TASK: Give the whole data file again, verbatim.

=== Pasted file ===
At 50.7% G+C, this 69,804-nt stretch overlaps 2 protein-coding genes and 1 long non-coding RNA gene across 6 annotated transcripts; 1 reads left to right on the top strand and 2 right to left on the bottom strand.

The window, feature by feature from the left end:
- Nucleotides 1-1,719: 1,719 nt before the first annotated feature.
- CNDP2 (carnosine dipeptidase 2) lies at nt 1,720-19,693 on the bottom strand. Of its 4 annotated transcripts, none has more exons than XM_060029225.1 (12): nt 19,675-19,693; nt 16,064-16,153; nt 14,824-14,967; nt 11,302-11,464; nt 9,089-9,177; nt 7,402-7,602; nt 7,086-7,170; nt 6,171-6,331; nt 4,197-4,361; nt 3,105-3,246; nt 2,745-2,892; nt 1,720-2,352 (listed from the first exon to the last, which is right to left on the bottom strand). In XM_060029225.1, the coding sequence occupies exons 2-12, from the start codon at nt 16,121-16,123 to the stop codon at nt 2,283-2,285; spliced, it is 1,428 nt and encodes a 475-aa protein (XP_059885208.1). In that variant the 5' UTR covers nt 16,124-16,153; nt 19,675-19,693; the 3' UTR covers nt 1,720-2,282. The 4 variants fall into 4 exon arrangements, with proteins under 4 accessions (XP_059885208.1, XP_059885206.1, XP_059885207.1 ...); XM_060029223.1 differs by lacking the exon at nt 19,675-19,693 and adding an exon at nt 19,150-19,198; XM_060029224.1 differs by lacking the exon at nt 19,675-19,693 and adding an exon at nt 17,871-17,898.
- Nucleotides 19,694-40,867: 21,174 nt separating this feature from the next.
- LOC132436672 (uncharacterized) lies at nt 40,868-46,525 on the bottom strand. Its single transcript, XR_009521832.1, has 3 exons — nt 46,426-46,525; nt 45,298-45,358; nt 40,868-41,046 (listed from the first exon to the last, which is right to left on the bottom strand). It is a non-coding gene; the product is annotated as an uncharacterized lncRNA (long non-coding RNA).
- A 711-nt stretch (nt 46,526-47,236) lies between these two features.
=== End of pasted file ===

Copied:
At 50.7% G+C, this 69,804-nt stretch overlaps 2 protein-coding genes and 1 long non-coding RNA gene across 6 annotated transcripts; 1 reads left to right on the top strand and 2 right to left on the bottom strand.

The window, feature by feature from the left end:
- Nucleotides 1-1,719: 1,719 nt before the first annotated feature.
- CNDP2 (carnosine dipeptidase 2) lies at nt 1,720-19,693 on the bottom strand. Of its 4 annotated transcripts, none has more exons than XM_060029225.1 (12): nt 19,675-19,693; nt 16,064-16,153; nt 14,824-14,967; nt 11,302-11,464; nt 9,089-9,177; nt 7,402-7,602; nt 7,086-7,170; nt 6,171-6,331; nt 4,197-4,361; nt 3,105-3,246; nt 2,745-2,892; nt 1,720-2,352 (listed from the first exon to the last, which is right to left on the bottom strand). In XM_060029225.1, the coding sequence occupies exons 2-12, from the start codon at nt 16,121-16,123 to the stop codon at nt 2,283-2,285; spliced, it is 1,428 nt and encodes a 475-aa protein (XP_059885208.1). In that variant the 5' UTR covers nt 16,124-16,153; nt 19,675-19,693; the 3' UTR covers nt 1,720-2,282. The 4 variants fall into 4 exon arrangements, with proteins under 4 accessions (XP_059885208.1, XP_059885206.1, XP_059885207.1 ...); XM_060029223.1 differs by lacking the exon at nt 19,675-19,693 and adding an exon at nt 19,150-19,198; XM_060029224.1 differs by lacking the exon at nt 19,675-19,693 and adding an exon at nt 17,871-17,898.
- Nucleotides 19,694-40,867: 21,174 nt separating this feature from the next.
- LOC132436672 (uncharacterized) lies at nt 40,868-46,525 on the bottom strand. Its single transcript, XR_009521832.1, has 3 exons — nt 46,426-46,525; nt 45,298-45,358; nt 40,868-41,046 (listed from the first exon to the last, which is right to left on the bottom strand). It is a non-coding gene; the product is annotated as an uncharacterized lncRNA (long non-coding RNA).
- A 711-nt stretch (nt 46,526-47,236) lies between these two features.